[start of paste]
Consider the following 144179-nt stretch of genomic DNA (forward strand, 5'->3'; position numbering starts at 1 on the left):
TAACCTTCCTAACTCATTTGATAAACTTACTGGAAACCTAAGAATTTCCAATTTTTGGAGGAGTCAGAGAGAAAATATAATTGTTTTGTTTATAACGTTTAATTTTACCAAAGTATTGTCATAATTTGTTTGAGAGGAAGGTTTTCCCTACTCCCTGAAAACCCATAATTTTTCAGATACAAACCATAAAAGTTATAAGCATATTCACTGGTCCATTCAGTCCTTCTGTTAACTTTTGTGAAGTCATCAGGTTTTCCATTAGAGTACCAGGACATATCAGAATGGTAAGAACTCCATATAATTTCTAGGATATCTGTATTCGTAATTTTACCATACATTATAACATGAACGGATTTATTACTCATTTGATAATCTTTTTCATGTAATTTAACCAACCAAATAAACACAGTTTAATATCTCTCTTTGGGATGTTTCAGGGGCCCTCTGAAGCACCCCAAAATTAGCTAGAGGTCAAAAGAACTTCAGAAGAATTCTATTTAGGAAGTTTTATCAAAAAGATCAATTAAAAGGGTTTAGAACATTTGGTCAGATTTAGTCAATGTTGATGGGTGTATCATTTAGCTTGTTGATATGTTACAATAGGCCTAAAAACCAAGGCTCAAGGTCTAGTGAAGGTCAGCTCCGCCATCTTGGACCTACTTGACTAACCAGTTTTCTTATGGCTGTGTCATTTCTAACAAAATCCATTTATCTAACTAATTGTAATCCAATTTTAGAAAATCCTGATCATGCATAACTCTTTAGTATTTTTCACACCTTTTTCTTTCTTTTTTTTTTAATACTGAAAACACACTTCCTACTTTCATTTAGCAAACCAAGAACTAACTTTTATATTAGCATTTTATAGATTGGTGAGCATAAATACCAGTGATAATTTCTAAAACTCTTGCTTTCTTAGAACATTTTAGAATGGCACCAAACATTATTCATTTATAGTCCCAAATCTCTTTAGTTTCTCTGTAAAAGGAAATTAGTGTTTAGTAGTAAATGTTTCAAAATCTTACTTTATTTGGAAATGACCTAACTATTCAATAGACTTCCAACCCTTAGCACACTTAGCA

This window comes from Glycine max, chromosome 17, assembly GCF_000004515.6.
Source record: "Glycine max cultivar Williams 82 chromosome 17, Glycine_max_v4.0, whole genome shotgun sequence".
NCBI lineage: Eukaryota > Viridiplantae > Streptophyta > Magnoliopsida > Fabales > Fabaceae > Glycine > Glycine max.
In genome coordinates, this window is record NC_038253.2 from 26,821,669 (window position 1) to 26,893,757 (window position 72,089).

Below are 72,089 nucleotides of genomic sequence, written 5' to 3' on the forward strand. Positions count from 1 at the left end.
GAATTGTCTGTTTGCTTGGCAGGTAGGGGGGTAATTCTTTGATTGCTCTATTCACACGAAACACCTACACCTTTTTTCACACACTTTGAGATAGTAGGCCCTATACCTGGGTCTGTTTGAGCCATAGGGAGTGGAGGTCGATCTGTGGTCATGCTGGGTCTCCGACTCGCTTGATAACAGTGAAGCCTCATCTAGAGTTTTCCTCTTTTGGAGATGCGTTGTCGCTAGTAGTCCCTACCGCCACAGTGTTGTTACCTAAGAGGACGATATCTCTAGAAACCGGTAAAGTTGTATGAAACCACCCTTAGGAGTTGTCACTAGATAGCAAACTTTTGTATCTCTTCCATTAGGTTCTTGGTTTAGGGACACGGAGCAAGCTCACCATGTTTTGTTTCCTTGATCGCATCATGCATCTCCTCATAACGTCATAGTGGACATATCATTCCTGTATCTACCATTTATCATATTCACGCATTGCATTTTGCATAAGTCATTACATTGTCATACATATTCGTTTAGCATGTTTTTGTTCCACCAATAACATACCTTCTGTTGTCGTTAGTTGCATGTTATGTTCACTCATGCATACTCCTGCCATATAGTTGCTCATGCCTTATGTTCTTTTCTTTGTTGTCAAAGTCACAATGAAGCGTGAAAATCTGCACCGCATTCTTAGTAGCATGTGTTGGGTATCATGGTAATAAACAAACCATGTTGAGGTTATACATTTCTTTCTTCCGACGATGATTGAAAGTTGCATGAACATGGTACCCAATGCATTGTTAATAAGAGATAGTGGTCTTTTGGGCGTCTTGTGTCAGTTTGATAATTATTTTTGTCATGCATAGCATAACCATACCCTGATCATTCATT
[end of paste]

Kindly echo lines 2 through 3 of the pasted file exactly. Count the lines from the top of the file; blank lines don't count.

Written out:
TAACCTTCCTAACTCATTTGATAAACTTACTGGAAACCTAAGAATTTCCAATTTTTGGAGGAGTCAGAGAGAAAATATAATTGTTTTGTTTATAACGTTTAATTTTACCAAAGTATTGTCATAATTTGTTTGAGAGGAAGGTTTTCCCTACTCCCTGAAAACCCATAATTTTTCAGATACAAACCATAAAAGTTATAAGCATATTCACTGGTCCATTCAGTCCTTCTGTTAACTTTTGTGAAGTCATCAGGTTTTCCATTAGAGTACCAGGACATATCAGAATGGTAAGAACTCCATATAATTTCTAGGATATCTGTATTCGTAATTTTACCATACATTATAACATGAACGGATTTATTACTCATTTGATAATCTTTTTCATGTAATTTAACCAACCAAATAAACACAGTTTAATATCTCTCTTTGGGATGTTTCAGGGGCCCTCTGAAGCACCCCAAAATTAGCTAGAGGTCAAAAGAACTTCAGAAGAATTCTATTTAGGAAGTTTTATCAAAAAGATCAATTAAAAGGGTTTAGAACATTTGGTCAGATTTAGTCAATGTTGATGGGTGTATCATTTAGCTTGTTGATATGTTACAATAGGCCTAAAAACCAAGGCTCAAGGTCTAGTGAAGGTCAGCTCCGCCATCTTGGACCTACTTGACTAACCAGTTTTCTTATGGCTGTGTCATTTCTAACAAAATCCATTTATCTAACTAATTGTAATCCAATTTTAGAAAATCCTGATCATGCATAACTCTTTAGTATTTTTCACACCTTTTTCTTTCTTTTTTTTTTAATACTGAAAACACACTTCCTACTTTCATTTAGCAAACCAAGAACTAACTTTTATATTAGCATTTTATAGATTGGTGAGCATAAATACCAGTGATAATTTCTAAAACTCTTGCTTTCTTAGAACATTTTAGAATGGCACCAAACATTATTCATTTATAGTCCCAAATCTCTTTAGTTTCTCTGTAAAAGGAAATTAGTGTTTAGTAGTAAATGTTTCAAAATCTTACTTTATTTGGAAATGACCTAACTATTCAATAGACTTCCAACCCTTAGCACACTTAGCA

This window comes from Glycine max, chromosome 17, assembly GCF_000004515.6.